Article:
Posted: February 7th, 2013 | Author: Michael Courtenay | Filed under: Cankler Science News | Tags: Australian Heart Foundation, Cankler Science News, Erectile Dysfunction, Heart Disease, Medical Research, Sax Institute 45 Up Study, the Sax Institute | Comments Off
New Australian research has found men suffering even mild erectile dysfunction could have heart disease without knowing it. The Sax Institute’s 45 and Up Study is one of the largest on-going studies of healthy ageing in the world.
Doctors who looked at more than 95,000 men found that erectile dysfunction may be a symptom of cardiovascular disease. The study found that men with erectile dysfunction have a higher risk of being admitted to hospital with heart disease, even if they have no history of heart problems.
This is because erectile dysfunction can indicate problems with blood vessels and poor blood flow. The study notes that erectile dysfunction is common, with an estimated 40 per cent of men over 40 experiencing it :: Read the full article »»»»
Posted: November 11th, 2012 | Author: M.Aaron Silverman | Filed under: Cankler Science News | Tags: Aspirin, Autumn Crocus, Cankler Science News, Colchicine, Colchicum Autumnale, Familial Mediterranean Fever, Gout, Heart Attack Medication, Heart Attack Preventative, Meadow Saffron, Medical Research | Comments Off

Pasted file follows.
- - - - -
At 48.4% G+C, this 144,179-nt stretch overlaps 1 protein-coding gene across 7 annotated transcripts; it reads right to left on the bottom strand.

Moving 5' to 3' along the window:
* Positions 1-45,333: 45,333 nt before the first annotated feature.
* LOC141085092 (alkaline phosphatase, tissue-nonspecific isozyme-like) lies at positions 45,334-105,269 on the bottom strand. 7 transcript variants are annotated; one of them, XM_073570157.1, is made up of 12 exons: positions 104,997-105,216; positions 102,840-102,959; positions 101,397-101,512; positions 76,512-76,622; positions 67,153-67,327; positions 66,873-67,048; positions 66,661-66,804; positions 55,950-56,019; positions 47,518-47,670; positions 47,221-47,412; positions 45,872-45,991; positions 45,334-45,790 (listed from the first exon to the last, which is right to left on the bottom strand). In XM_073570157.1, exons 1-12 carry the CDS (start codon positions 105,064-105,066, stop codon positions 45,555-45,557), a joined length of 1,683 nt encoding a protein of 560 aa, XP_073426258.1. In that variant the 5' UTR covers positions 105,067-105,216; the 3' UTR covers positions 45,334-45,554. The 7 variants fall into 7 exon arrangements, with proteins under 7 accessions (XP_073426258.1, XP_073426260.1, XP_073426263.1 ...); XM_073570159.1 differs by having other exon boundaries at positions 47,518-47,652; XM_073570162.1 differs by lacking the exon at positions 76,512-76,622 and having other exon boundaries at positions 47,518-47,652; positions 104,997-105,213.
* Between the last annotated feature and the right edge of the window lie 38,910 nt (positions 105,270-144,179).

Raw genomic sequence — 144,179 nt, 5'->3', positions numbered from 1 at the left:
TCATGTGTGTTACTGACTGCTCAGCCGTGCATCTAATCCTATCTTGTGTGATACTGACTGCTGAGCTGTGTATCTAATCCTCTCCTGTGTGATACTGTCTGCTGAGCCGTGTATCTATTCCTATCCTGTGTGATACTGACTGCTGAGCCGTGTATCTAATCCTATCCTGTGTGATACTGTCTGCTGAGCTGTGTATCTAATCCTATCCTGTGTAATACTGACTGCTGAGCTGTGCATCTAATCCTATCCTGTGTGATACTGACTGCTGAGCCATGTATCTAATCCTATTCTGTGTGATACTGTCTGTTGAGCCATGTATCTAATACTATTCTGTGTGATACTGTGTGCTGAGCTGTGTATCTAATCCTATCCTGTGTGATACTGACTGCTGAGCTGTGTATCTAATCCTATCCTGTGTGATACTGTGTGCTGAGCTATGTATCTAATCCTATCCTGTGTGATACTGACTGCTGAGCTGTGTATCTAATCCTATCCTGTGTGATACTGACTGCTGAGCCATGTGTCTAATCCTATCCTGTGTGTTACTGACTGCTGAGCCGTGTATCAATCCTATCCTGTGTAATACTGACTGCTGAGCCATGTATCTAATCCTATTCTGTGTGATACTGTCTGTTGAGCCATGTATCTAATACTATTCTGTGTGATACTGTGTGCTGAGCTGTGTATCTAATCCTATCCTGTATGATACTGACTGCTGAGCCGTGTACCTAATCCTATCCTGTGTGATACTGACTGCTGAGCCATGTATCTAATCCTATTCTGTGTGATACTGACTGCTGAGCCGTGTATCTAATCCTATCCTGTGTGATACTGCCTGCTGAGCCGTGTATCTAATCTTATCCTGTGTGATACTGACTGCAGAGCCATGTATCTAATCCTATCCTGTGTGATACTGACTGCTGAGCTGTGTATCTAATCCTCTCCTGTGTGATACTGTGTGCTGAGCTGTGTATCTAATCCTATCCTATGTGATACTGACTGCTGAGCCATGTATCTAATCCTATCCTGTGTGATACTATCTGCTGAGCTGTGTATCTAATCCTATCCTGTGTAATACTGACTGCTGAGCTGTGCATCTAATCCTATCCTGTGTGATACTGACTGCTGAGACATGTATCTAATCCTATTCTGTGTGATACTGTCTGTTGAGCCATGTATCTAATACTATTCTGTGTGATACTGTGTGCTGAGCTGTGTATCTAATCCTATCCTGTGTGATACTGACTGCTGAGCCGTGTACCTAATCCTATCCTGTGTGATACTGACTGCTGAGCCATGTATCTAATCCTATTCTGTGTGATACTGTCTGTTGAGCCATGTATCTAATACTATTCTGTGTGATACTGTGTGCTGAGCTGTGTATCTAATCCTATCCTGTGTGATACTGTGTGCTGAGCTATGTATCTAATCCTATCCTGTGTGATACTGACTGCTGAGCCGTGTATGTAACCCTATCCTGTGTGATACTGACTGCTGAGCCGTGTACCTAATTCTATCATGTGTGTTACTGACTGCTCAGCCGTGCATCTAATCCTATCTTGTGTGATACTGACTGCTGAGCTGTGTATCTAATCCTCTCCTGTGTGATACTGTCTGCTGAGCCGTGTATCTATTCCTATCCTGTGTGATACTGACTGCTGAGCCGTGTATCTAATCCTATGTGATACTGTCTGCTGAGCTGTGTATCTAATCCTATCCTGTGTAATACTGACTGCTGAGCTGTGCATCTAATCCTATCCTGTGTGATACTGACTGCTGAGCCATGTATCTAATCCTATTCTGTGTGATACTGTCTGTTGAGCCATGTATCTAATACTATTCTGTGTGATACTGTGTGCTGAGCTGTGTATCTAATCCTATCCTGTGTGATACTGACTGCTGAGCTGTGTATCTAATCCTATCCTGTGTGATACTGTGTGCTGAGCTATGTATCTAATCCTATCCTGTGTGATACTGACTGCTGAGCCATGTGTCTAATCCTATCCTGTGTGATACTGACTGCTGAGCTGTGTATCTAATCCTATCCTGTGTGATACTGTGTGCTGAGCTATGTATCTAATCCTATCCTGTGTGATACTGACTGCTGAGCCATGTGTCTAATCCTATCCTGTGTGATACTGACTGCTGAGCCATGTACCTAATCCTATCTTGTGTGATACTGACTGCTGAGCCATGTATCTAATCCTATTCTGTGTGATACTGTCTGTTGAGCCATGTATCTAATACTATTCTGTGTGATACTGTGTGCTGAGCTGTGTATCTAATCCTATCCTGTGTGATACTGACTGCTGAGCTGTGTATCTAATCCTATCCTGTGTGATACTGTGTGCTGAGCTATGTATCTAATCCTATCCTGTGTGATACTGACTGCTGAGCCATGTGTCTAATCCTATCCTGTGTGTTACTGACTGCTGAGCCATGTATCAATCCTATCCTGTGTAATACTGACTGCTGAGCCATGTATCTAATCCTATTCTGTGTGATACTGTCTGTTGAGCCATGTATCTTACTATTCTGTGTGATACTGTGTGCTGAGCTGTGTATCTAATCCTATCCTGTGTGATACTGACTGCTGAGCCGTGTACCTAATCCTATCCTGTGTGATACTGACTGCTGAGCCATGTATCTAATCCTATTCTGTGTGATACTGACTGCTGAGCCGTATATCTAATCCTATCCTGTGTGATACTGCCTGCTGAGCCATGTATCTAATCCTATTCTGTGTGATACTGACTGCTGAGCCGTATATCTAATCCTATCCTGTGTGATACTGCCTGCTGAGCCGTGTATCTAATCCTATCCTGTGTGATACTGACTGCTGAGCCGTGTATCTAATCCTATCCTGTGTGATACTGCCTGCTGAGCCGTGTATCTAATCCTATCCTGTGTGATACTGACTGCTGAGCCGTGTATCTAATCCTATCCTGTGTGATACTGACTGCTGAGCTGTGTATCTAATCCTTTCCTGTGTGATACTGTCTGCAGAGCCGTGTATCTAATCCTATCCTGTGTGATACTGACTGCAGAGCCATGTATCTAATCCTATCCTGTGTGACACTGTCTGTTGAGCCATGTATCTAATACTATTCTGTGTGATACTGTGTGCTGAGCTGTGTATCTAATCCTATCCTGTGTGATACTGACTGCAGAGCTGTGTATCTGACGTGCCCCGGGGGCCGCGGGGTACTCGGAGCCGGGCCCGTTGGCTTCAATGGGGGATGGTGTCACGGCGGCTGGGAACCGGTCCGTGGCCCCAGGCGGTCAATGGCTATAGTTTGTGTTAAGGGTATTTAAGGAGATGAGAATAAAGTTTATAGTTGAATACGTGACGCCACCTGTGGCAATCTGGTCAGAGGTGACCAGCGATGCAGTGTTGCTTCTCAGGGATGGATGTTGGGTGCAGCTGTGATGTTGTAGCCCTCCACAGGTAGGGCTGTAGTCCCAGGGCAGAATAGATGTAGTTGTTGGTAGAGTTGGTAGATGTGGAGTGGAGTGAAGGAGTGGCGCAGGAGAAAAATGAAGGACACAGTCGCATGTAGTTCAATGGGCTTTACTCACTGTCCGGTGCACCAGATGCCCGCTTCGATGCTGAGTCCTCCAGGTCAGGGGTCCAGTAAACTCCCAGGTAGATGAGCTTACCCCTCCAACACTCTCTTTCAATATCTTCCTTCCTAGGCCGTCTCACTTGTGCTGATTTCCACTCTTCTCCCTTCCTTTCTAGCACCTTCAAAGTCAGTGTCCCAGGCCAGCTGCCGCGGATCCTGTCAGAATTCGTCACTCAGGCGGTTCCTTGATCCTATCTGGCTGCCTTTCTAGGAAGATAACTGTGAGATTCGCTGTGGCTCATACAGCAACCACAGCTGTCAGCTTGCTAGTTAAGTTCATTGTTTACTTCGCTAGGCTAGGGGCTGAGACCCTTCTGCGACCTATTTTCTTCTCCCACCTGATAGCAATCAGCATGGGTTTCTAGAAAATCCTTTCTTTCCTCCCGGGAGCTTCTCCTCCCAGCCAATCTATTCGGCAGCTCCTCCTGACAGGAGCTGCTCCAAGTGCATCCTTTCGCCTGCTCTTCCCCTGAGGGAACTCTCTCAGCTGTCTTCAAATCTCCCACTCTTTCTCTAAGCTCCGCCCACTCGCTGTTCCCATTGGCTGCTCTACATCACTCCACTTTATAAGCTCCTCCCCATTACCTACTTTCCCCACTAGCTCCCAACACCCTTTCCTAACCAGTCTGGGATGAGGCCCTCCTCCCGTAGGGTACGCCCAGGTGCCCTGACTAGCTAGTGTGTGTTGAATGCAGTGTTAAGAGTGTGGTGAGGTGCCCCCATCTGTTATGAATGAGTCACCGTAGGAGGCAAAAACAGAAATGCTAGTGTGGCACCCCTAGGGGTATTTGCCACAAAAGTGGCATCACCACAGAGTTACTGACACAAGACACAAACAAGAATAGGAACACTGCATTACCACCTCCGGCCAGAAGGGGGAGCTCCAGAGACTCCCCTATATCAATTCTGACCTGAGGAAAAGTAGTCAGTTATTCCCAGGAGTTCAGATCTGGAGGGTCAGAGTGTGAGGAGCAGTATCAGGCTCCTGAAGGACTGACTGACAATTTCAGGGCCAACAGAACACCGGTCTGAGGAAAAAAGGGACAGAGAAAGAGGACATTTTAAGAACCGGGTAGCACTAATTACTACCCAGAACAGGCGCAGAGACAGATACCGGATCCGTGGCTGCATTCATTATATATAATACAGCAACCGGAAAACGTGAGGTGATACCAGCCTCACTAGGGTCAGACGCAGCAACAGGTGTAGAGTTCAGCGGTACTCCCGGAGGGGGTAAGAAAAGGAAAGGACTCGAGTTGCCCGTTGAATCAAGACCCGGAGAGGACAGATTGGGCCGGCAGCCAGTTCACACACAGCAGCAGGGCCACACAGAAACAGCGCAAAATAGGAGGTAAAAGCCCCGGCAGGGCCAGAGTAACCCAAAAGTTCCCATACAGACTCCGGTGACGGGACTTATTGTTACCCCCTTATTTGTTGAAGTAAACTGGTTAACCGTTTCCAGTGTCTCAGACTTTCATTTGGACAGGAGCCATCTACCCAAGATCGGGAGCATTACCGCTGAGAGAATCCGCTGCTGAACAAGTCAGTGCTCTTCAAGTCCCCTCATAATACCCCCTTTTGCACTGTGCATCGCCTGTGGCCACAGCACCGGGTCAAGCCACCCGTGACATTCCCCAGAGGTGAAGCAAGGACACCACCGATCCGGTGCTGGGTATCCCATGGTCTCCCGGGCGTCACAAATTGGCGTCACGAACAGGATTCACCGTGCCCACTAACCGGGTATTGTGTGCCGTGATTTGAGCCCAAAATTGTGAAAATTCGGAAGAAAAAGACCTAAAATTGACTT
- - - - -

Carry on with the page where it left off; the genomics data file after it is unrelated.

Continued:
A West Australian-led study has found a person’s risk of heart attack could be dramatically reduced by taking a common medication to treat gout. More than 500 people participated in the Heart Research Institute study at Perth’s Sir Charles Gairdner Hospital.
Some participants were given the Gout treatment/medication Colchicine. It’s a toxic natural product and secondary metabolite, originally extracted from plants of the genus Colchicum, Meadow Saffron, Autumn Crocus, Colchicum Autumnale.
Colchicine has been used originally to treat rheumatic complaints, especially gout, and still finds use for these purposes today despite dosing issues concerning its toxicity. It’s also prescribed for its cathartic and emetic effects.
In addition to gout, colchicine is use to treat familial Mediterranean fever, pericarditis, and Behçet’s disease. It is also being investigated for its use as an anticancer drug, it’s use as a heart attack preventative is a first :: Read the full article »»»»